Thursday, September 19, 2013

Book Review for Dandelion Wine by Ray Bradbury

What is this book about? MAGIC! Though, as you're reading through it, you would be hard-pressed to actually find any particular instances of it, but it's about magic all the same. Childhood magic, deep magic, real magic. The magic of dawn, of memories, of new sneakers, arcades, riding machines, dandelion wine, porch swings, simple rituals, summertime, and of dusk.

This book is for those who remember the magic of childhood and for those who need reminding. I suppose a child of 12 or 13 would enjoy the book, but more than being a children's book, I think it is a book about childhood and growing up. It's about how a 12-year-old sees the world, how he deals with it, how he begins to realize his mortality but also the fact that he is really alive, that his body is amazing and the world is an amazing and, sometimes, horrifying place to live.

I've read Dandelion Wine three times now, and each time I love it just as much or more than the last. There is no grand adventure (besides the day to day adventure all of us live), no spectacular climax, but as I was reading it this time with the mindset of writing a book review, I quite often wanted to transcribe whole chapters to share; alas, that would break copyright laws, so I couldn't do it.

Dandelion Wine takes place in Green Town, Illinois (a made up place based on a town from Bradbury's childhood). It's a smallish town that's fairly quiet, but it's filled with characters who have great stories. The primary character is Douglas Spaulding, a 12-year-old who, during the summertime, basically lives outdoors. The book is somewhat about his adventures, but also about his neighbors' adventures and how Douglas and his brother, Tom, make sense of them all.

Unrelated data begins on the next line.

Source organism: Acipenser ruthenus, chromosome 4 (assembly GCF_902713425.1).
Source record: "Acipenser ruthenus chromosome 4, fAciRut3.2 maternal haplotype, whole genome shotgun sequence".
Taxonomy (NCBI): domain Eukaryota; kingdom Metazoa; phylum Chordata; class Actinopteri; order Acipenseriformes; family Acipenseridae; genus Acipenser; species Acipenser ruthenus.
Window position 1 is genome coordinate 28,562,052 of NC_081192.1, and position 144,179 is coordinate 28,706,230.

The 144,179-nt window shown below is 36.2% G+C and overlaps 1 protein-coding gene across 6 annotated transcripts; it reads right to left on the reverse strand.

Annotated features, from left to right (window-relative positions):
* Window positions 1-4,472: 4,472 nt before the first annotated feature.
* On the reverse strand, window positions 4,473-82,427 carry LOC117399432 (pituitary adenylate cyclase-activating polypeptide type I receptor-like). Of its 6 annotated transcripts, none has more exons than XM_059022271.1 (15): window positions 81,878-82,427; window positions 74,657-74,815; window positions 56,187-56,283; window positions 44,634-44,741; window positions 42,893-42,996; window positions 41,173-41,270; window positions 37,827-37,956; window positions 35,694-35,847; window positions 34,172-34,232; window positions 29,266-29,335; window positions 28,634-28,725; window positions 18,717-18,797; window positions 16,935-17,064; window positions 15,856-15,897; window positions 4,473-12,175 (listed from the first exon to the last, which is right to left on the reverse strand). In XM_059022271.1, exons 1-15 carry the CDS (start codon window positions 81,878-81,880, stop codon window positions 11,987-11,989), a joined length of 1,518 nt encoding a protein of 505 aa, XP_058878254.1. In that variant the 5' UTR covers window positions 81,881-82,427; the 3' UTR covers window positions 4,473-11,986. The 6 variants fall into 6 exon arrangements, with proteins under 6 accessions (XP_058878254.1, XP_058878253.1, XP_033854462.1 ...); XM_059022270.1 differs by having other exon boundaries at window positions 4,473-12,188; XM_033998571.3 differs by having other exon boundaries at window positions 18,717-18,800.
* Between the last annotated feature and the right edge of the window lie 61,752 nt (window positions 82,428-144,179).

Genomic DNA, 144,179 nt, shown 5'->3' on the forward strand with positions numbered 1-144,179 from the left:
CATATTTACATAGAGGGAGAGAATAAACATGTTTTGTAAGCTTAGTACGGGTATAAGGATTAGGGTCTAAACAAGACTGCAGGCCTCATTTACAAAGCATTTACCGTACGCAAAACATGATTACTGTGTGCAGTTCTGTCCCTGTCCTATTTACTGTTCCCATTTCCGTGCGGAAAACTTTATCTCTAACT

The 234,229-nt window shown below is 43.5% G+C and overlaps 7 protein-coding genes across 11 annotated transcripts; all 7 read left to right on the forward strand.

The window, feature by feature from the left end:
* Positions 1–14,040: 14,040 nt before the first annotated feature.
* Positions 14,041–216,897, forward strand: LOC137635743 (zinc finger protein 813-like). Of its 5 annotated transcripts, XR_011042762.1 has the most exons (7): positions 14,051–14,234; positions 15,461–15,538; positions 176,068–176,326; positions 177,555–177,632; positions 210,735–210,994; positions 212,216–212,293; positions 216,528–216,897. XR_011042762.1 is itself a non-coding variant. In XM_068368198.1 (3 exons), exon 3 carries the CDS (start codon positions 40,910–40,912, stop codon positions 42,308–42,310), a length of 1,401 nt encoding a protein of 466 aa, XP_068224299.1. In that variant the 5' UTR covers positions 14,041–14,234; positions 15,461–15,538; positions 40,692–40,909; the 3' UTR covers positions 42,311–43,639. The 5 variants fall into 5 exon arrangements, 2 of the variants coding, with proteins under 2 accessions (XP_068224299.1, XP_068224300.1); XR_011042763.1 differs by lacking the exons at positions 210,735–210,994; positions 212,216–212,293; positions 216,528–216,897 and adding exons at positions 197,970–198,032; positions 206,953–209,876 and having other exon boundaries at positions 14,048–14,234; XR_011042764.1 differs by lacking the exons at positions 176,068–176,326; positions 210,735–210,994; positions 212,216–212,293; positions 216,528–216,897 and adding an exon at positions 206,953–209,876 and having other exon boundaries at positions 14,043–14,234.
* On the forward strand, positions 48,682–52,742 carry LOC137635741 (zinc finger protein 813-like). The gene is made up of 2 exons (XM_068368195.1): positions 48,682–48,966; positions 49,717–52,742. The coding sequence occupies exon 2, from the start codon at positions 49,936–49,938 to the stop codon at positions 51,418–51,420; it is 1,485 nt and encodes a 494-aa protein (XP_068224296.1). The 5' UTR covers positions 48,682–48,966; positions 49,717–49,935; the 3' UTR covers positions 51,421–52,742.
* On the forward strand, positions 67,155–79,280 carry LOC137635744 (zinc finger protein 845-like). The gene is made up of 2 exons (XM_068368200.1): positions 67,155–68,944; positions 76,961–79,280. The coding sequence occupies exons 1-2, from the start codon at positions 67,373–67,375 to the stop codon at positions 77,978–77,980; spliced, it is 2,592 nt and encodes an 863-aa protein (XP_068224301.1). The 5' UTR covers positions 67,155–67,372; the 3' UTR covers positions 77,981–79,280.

Overall, the book is like a draught of sunshine just like, in the book, a draught or even a sip of Dandelion Wine taken in wintertime is like a piece of summertime. It's to be read in summertime as a reminder to notice the little things, and to be read in the wintertime time to remember the sun and warmth of summer. Though the book is essentially light (in emotional tone and brightness) the book also deals with loss, death, growing old, doomed romance, and sadness; but through each of these things a lesson is learned, Douglas and Tom keep on living and growing, and many of the characters become at peace with their experiences.

Like I said before, most of the things I wish to share have to be shared by the chapter, without context, it wouldn't mean as much. But I do want to share what Douglas' grandpa prescribes when Douglas is feeling down, “ Now upstairs, run three times around the block, do five somersets, six pushups, climb two trees, and you'll be concertmaster instead of chief mourner. Get!” Later on in the book Tom shares his ideas of some similar medicine, “A good night's sleep, or a ten-minute bawl, or a pint of chocolate ice cream, or all three together, is good medicine, Doug. You listen to Tom Spaulding, M.D.” Now I know people and kids sometimes have serious problems that they need treatment or medication for, but I also believe that little boys (and some big ones) sometimes just need a little more of what was mentioned, individually or, even better, all together.

So if you're looking for an easy read, something filled with simple wisdom and lessons learned, I encourage you to read this gem.

I would rate it PG or maybe even PG13 because, like I said before, it deals with death and loss. There is a woman murdered and some other characters also die (though they're of natural causes). When you can, I think it's best when you parents read books first or at the same time as your kids, if you can't do that, at least ask them to talk about what they're reading.